Would it be the reason? and don't believe me on this so much :(

一杯一杯復一杯

Re: Information on old export yixing, 祥興茶行 - xiáng xīng chá háng pots

New pot from Hou De; sold as 90s hong ni, though Guang says that's conservative and could be 80s.

Wondering if anyone knows how late they were producing later versions of this pot... were there any made during the 90s? Anyone see anything obviously wrong about the chop, text, etc.? Any ideas on whether the 6 under the lid means it's a 6 cup pot (haven't measured yet, but I think it's about 120 or 130 ml) or whether it's the number of the potter who made it? And should I try to steam off / save the "Made in China" sticker, or just clean it off with hot water?

[click for larger version]
http://veggiechinese.net/teadrunk/TN_xiangxing_front1.jpg
http://veggiechinese.net/teadrunk/TN_xiangxing_front2.jpg
http://veggiechinese.net/teadrunk/TN_xiangxing_chop1.jpg
http://veggiechinese.net/teadrunk/TN_xiangxing_chop2.jpg

I took the photos at night with my usual lighting setup; I played with the parameters a little to try and brighten a couple, but should be more or less natural colors -- maybe a little redder than in real life. I'll try to take some photos in daylight one of these days.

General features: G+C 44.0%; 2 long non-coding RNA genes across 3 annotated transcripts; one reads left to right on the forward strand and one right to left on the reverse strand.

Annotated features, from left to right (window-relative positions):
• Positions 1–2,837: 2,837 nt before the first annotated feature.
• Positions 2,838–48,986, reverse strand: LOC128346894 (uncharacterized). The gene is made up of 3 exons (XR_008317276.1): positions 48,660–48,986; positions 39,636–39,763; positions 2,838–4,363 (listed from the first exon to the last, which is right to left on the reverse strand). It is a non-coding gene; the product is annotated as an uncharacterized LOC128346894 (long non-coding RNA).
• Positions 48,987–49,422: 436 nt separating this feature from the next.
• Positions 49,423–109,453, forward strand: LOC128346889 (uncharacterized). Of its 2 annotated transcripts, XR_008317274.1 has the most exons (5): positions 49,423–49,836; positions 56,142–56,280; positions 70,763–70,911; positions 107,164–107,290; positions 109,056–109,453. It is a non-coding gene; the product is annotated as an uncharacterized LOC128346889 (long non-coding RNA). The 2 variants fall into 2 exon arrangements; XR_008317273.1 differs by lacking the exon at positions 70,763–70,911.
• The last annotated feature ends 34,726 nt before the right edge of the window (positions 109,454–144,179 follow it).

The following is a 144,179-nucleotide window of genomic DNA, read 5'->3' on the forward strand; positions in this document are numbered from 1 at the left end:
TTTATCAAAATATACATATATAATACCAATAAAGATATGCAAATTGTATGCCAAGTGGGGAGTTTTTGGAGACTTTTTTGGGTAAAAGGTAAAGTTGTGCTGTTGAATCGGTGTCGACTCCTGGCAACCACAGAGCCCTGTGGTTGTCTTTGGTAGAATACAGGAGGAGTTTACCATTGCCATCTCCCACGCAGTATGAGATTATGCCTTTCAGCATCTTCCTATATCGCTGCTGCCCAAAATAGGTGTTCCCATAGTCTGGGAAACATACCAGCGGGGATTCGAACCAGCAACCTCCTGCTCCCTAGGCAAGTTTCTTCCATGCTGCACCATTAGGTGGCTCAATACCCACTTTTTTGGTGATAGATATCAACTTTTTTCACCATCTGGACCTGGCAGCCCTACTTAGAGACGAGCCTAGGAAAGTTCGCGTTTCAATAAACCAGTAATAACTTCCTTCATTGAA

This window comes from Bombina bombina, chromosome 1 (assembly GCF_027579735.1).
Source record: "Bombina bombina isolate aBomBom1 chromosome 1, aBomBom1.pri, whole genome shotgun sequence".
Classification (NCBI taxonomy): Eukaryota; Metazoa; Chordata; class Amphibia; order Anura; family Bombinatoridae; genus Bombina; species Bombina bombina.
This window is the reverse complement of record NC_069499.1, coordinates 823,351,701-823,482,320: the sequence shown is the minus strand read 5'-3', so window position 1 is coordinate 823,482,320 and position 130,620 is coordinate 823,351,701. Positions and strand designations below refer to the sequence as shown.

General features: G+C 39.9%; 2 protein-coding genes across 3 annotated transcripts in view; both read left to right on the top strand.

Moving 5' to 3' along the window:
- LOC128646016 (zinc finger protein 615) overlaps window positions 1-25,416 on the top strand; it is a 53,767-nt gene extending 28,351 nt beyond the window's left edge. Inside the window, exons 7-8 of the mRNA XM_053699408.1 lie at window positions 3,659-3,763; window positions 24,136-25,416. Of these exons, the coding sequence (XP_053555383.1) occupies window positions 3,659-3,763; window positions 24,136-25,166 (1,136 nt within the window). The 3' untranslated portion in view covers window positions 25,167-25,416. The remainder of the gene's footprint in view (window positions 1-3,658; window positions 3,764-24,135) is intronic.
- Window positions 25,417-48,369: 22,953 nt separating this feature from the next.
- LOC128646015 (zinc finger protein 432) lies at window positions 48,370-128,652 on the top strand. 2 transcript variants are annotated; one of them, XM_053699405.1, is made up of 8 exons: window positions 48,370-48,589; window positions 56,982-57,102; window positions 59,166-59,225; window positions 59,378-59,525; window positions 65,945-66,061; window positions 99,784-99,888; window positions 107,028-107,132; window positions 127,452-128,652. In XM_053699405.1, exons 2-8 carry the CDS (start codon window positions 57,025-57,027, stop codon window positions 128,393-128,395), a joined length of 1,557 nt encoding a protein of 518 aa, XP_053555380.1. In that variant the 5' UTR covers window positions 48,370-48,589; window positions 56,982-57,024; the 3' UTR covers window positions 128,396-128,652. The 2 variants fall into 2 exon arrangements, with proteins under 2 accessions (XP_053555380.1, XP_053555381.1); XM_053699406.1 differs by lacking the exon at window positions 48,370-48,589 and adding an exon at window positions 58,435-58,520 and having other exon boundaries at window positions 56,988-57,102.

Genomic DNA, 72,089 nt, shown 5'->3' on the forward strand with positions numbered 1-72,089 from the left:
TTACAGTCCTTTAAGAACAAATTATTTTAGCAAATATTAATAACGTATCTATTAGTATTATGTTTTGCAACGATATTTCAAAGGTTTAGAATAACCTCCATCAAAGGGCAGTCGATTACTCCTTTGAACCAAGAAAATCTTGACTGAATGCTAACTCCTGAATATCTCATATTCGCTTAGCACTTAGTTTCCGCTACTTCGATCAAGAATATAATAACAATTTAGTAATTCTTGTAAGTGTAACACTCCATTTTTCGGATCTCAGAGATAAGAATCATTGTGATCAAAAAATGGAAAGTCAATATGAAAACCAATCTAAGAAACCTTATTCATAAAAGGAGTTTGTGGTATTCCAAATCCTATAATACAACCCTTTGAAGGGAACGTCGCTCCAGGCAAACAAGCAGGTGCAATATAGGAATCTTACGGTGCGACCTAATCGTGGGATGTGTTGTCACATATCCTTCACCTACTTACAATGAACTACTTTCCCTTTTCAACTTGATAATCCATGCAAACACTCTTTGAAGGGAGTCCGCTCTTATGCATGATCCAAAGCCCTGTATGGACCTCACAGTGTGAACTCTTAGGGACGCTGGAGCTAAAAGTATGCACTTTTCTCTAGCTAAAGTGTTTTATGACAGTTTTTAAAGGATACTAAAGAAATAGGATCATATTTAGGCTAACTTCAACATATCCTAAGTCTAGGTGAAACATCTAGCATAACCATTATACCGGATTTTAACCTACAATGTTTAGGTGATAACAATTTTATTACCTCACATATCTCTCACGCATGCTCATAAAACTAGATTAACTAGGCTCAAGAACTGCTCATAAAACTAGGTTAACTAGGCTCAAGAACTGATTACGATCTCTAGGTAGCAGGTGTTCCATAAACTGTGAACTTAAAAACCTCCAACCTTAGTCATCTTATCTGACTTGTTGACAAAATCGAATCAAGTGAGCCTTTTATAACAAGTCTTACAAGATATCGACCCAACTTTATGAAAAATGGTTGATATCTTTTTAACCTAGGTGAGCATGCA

Re: Information on old export yixing, 祥興茶行 - xiáng xīng chá háng pots

william wrote:

New pot fr .

That pot obviously looks very similar to mine (I abandoned it for a while, but recently I decided to use for TGY)

Fashion of the pot obviously follows very closely to Factory-1, a shape, little lid's 'teeth' (very common on export-pot), horizental lines (typical Factory-1 half hand-made)

Problem is clay...it doesn't look like any Factory-1 Hongni I've seen before,

My guess is it contains iron oxide powder, to Lao Hongni (if lucky)

Maybe on future I might graps a little more ideas..

一杯一杯復一杯

Re: Information on old export yixing, 祥興茶行 - xiáng xīng chá háng pots

chrl42 wrote:
william wrote:

New pot fr .

That pot obviously looks very similar to mine (I abandoned it for a while, but recently I decided to use for TGY)

Fashion of the pot obviously follows very closely to Factory-1, a shape, little lid's 'teeth' (very common on export-pot), horizental lines (typical Factory-1 half hand-made)

Problem is clay...it doesn't look like any Factory-1 Hongni I've seen before,

My guess is it contains iron oxide powder, to Lao Hongni (if lucky)

Maybe on future I might graps a little more ideas..

It's mid-90's~early 2000's imitation..

一杯一杯復一杯